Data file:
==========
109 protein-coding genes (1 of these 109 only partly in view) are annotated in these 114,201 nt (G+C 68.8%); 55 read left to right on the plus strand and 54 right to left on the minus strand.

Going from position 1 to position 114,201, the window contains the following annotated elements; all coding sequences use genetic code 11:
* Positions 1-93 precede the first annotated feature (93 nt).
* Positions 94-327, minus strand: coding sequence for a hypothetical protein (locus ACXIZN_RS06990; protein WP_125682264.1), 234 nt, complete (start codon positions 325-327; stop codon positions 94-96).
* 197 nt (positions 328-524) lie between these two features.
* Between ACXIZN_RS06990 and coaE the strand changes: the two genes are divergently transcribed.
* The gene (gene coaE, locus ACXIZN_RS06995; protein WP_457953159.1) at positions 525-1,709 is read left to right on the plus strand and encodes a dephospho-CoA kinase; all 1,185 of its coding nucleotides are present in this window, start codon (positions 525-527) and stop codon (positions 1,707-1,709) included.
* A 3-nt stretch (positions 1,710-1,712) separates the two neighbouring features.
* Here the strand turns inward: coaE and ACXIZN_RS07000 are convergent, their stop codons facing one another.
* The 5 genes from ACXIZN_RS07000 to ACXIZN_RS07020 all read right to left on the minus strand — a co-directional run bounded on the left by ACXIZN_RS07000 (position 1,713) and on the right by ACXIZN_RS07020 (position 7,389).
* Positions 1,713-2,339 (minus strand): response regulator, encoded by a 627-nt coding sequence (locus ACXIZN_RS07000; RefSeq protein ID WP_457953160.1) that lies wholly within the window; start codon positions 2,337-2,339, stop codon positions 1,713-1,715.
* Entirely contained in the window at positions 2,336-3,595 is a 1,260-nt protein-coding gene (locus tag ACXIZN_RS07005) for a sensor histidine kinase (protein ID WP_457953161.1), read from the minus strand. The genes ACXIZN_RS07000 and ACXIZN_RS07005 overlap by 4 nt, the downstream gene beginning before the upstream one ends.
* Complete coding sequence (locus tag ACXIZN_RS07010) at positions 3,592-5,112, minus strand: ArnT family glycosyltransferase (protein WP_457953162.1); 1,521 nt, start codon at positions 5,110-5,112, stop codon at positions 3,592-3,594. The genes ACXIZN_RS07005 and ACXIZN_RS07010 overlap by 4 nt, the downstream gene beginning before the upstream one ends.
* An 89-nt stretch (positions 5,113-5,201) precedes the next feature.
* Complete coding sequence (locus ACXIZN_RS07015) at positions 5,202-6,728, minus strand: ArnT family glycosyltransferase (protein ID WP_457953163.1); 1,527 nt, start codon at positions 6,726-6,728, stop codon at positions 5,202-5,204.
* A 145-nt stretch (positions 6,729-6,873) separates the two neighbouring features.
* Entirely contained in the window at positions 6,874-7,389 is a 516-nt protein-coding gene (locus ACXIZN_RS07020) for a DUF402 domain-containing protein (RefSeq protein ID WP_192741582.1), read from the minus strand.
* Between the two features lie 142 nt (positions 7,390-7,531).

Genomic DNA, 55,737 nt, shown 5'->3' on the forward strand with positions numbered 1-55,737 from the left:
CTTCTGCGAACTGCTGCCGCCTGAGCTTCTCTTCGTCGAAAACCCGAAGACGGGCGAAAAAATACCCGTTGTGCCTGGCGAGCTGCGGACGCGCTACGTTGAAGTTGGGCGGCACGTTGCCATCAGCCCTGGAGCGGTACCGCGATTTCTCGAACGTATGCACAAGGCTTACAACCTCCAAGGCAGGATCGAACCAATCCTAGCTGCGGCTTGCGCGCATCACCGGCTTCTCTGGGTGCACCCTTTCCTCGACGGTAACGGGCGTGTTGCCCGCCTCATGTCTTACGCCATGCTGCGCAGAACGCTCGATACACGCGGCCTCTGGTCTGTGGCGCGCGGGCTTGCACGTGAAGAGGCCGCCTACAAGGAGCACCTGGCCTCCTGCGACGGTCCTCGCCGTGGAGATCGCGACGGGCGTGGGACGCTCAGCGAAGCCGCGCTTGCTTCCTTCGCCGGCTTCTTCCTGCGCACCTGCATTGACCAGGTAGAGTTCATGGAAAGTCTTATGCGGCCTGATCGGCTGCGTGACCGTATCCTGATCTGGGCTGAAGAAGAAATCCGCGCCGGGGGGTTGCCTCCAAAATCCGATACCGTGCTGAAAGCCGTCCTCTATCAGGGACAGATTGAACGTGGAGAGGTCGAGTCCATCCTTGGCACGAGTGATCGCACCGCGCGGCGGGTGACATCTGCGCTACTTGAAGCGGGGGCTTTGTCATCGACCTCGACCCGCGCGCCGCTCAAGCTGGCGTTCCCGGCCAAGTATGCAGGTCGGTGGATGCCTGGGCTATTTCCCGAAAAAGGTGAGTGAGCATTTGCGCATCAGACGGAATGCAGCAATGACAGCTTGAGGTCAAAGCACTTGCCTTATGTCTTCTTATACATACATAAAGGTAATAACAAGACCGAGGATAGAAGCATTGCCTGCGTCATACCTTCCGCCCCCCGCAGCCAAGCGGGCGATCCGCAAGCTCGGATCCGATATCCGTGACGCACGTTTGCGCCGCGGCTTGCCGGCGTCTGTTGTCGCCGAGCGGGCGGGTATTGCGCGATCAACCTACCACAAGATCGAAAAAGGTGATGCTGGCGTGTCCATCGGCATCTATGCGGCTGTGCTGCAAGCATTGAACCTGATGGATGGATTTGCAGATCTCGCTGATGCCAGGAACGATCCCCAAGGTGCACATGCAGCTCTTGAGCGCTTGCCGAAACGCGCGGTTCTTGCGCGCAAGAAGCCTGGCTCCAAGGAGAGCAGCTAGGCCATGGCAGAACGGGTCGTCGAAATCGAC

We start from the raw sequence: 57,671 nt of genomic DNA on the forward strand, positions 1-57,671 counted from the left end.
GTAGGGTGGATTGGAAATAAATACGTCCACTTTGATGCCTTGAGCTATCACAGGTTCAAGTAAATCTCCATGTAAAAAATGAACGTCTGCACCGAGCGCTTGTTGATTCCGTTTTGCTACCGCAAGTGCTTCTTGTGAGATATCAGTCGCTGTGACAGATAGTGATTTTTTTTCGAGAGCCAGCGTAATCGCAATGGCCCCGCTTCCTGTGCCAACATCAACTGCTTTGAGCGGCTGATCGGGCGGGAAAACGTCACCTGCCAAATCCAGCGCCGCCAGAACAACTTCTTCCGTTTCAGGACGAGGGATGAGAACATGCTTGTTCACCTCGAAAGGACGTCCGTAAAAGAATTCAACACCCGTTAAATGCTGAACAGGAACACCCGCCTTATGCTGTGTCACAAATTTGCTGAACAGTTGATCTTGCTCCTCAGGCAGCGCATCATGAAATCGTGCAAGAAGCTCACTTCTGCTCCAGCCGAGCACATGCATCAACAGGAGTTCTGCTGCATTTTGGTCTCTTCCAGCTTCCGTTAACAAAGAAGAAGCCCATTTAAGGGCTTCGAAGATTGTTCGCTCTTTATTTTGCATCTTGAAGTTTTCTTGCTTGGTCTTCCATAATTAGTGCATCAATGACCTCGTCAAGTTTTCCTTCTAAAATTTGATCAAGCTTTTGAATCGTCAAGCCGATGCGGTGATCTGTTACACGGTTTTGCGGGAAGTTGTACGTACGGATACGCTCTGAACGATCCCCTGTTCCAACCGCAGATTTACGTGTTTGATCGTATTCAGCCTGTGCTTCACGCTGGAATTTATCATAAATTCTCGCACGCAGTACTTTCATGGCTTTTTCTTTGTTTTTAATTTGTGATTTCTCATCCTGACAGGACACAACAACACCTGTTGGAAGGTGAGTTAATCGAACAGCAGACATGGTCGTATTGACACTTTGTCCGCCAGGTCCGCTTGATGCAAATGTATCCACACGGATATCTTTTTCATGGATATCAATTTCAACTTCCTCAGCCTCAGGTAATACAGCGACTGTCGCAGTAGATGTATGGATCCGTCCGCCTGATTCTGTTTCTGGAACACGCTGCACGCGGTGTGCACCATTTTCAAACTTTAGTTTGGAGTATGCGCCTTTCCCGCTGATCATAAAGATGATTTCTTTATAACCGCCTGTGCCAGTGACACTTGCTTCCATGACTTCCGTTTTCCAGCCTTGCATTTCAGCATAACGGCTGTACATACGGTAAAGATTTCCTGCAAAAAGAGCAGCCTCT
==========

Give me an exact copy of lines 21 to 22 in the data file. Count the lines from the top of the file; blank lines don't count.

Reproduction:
We start from the raw sequence: 57,671 nt of genomic DNA on the forward strand, positions 1-57,671 counted from the left end.
GTAGGGTGGATTGGAAATAAATACGTCCACTTTGATGCCTTGAGCTATCACAGGTTCAAGTAAATCTCCATGTAAAAAATGAACGTCTGCACCGAGCGCTTGTTGATTCCGTTTTGCTACCGCAAGTGCTTCTTGTGAGATATCAGTCGCTGTGACAGATAGTGATTTTTTTTCGAGAGCCAGCGTAATCGCAATGGCCCCGCTTCCTGTGCCAACATCAACTGCTTTGAGCGGCTGATCGGGCGGGAAAACGTCACCTGCCAAATCCAGCGCCGCCAGAACAACTTCTTCCGTTTCAGGACGAGGGATGAGAACATGCTTGTTCACCTCGAAAGGACGTCCGTAAAAGAATTCAACACCCGTTAAATGCTGAACAGGAACACCCGCCTTATGCTGTGTCACAAATTTGCTGAACAGTTGATCTTGCTCCTCAGGCAGCGCATCATGAAATCGTGCAAGAAGCTCACTTCTGCTCCAGCCGAGCACATGCATCAACAGGAGTTCTGCTGCATTTTGGTCTCTTCCAGCTTCCGTTAACAAAGAAGAAGCCCATTTAAGGGCTTCGAAGATTGTTCGCTCTTTATTTTGCATCTTGAAGTTTTCTTGCTTGGTCTTCCATAATTAGTGCATCAATGACCTCGTCAAGTTTTCCTTCTAAAATTTGATCAAGCTTTTGAATCGTCAAGCCGATGCGGTGATCTGTTACACGGTTTTGCGGGAAGTTGTACGTACGGATACGCTCTGAACGATCCCCTGTTCCAACCGCAGATTTACGTGTTTGATCGTATTCAGCCTGTGCTTCACGCTGGAATTTATCATAAATTCTCGCACGCAGTACTTTCATGGCTTTTTCTTTGTTTTTAATTTGTGATTTCTCATCCTGACAGGACACAACAACACCTGTTGGAAGGTGAGTTAATCGAACAGCAGACATGGTCGTATTGACACTTTGTCCGCCAGGTCCGCTTGATGCAAATGTATCCACACGGATATCTTTTTCATGGATATCAATTTCAACTTCCTCAGCCTCAGGTAATACAGCGACTGTCGCAGTAGATGTATGGATCCGTCCGCCTGATTCTGTTTCTGGAACACGCTGCACGCGGTGTGCACCATTTTCAAACTTTAGTTTGGAGTATGCGCCTTTCCCGCTGATCATAAAGATGATTTCTTTATAACCGCCTGTGCCAGTGACACTTGCTTCCATGACTTCCGTTTTCCAGCCTTGCATTTCAGCATAACGGCTGTACATACGGTAAAGATTTCCTGCAAAAAGAGCAGCCTCT